Robots to replace Human Waiters at Restaurants: The Possibilities

Asimo Robot waving hand

Technological Innovations are seeping in the cooking sector rapidly. With the help of modern technologies such as Artificial Intelligence and Big Data, the effects of automation are increasing in our daily lives. Restaurants are some of the world’s oldest businesses. The supposedly oldest restaurant is the world still runs in Madrid named Sobrino de Botin.

People visit restaurants for mainly two reasons. The first one is to eat when they feel hungry. The second reason is for meeting other people and have an experience that they would generally not have in their homes. So, the restaurant is more than just food. The ambiance, chefs, waiters, interiors, music, smell and so on matter a lot for the customer. Talking about the waiters in a restaurant, it always comes to our mind as a human.

However, this has been changed due to the development of robotics and precise engineering. Robot waiters in restaurants are no more a science fiction or a test demo in a lab. Alibaba, the Chinese internet giant has a chain of restaurants named ‘Robot.he’ where the food is served by a wheeled robot waiter instead of a human waiter.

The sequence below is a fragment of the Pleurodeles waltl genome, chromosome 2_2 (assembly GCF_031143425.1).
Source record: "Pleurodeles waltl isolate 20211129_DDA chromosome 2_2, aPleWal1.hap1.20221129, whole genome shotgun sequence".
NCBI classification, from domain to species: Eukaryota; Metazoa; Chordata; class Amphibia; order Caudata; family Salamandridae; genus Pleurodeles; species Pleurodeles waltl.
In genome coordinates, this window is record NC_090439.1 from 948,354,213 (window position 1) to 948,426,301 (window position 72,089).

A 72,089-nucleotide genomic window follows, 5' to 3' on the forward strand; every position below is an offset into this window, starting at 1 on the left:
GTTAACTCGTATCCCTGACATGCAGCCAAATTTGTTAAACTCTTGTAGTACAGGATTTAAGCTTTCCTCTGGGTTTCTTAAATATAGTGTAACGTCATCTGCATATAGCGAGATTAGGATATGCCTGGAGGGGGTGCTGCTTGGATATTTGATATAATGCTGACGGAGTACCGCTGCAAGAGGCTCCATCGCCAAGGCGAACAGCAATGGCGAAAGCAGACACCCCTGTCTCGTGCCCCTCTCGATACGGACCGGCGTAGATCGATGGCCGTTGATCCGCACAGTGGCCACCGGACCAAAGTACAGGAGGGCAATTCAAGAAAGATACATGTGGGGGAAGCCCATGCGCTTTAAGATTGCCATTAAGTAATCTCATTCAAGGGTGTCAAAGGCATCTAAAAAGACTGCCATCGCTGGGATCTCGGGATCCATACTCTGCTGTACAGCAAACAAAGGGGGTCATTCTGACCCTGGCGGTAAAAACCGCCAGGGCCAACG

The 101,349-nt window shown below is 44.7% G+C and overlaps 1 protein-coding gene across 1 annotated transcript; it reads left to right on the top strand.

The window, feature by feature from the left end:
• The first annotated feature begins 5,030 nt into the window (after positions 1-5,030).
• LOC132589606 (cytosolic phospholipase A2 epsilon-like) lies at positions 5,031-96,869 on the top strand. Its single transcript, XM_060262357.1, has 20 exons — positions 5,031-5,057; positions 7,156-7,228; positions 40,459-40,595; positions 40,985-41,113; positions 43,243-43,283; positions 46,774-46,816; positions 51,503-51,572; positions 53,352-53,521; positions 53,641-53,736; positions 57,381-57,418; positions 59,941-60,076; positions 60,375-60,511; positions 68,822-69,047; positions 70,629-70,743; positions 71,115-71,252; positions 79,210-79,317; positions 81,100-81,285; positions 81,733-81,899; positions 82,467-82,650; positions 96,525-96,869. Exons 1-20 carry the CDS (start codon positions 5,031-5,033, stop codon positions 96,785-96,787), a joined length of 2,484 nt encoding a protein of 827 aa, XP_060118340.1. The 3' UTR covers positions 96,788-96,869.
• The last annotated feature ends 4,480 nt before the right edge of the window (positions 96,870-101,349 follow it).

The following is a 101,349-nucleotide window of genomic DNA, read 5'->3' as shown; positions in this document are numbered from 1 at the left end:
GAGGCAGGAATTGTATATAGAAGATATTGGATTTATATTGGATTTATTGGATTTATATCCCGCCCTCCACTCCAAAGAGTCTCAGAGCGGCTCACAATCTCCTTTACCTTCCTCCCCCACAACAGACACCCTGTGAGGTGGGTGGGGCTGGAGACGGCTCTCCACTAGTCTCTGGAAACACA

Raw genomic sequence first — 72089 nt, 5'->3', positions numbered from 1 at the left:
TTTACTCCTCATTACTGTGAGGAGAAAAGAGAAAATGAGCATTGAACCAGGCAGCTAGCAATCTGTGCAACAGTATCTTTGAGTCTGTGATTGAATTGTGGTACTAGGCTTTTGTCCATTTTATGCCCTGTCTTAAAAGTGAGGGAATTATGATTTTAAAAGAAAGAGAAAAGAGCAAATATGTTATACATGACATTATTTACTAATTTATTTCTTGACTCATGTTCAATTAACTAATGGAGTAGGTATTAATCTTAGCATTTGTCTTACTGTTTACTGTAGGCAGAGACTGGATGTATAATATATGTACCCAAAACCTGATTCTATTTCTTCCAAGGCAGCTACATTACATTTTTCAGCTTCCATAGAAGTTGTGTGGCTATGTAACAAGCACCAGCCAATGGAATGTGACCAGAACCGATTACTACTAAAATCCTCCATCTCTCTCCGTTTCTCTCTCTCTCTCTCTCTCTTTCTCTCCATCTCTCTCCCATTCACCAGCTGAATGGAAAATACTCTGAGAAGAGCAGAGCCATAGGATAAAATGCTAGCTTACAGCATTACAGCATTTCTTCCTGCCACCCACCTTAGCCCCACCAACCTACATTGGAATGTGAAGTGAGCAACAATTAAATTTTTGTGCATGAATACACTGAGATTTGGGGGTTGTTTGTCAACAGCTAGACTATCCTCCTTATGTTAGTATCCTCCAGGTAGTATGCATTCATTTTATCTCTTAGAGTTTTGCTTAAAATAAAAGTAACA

Alibaba has been known for its automation efforts in the service and retail industry. The robotic waiter is an addition to that sector. This is an advanced and cheaper alternative to the human waiter. A human waiter in Beijing costs around 10,000 yuan per month whereas a robotic waiter can be utilised at the fraction of that cost.

This seems advanced and paints a picture of the technologically innovative society that we are living in. However, it also has another side of the story that needs as much reflection. For the current generation, unemployment has been one of the major issues alongside climate change. Though robots are a better option for restaurant owners in terms of profits, it is not good for unemployed people. Robots will trim down jobs in such restaurants. Waiters in China who earned a good living at the end of every month will now be unemployed in a moment. Alibaba has the financial prowess and organizational capabilities to introduce the robots in their restaurants but the fellow waiters have no power or even right to protest against that. The correctness and morality of this development are in the grey area and need much debate to reach a conclusion.

The discussion here, however, is not about this move is right or wrong. It is about technology. It is amazing to see a machine talking to a human, take orders and deliver the food just as if another fellow human would do. This is an affordable method, which has the potential to benefit the restaurateurs and tech companies big time. The skills required by tomorrow’s youth for employment and leading a good life are very different from the requirements of the last generation. It is crucial for the students to acquire not only had skills such as tech knowledge but also soft skills such as good communication skills and so on.

-Soumya De

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